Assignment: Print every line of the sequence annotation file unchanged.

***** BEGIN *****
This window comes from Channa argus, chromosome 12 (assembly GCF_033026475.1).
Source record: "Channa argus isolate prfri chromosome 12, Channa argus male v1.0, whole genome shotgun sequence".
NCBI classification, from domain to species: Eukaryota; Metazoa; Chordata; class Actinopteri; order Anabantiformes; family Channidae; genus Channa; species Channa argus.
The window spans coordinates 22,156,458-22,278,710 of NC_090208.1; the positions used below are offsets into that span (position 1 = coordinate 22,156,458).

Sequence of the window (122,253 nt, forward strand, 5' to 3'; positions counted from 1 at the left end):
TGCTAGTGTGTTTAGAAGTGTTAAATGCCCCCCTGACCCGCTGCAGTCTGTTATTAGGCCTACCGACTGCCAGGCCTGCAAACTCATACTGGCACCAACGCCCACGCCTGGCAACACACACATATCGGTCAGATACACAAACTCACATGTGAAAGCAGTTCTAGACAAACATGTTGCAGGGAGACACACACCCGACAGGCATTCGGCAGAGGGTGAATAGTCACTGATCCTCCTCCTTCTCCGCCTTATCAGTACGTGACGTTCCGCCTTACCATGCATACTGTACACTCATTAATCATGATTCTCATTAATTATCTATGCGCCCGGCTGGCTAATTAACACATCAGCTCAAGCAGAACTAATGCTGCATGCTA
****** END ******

This window comes from Channa argus, chromosome 12 (assembly GCF_033026475.1).
Source record: "Channa argus isolate prfri chromosome 12, Channa argus male v1.0, whole genome shotgun sequence".
NCBI classification, from domain to species: Eukaryota; Metazoa; Chordata; class Actinopteri; order Anabantiformes; family Channidae; genus Channa; species Channa argus.
The window spans coordinates 22,156,458-22,278,710 of NC_090208.1; the positions used below are offsets into that span (position 1 = coordinate 22,156,458).

Sequence of the window (122,253 nt, forward strand, 5' to 3'; positions counted from 1 at the left end):
TGCTAGTGTGTTTAGAAGTGTTAAATGCCCCCCTGACCCGCTGCAGTCTGTTATTAGGCCTACCGACTGCCAGGCCTGCAAACTCATACTGGCACCAACGCCCACGCCTGGCAACACACACATATCGGTCAGATACACAAACTCACATGTGAAAGCAGTTCTAGACAAACATGTTGCAGGGAGACACACACCCGACAGGCATTCGGCAGAGGGTGAATAGTCACTGATCCTCCTCCTTCTCCGCCTTATCAGTACGTGACGTTCCGCCTTACCATGCATACTGTACACTCATTAATCATGATTCTCATTAATTATCTATGCGCCCGGCTGGCTAATTAACACATCAGCTCAAGCAGAACTAATGCTGCATGCTA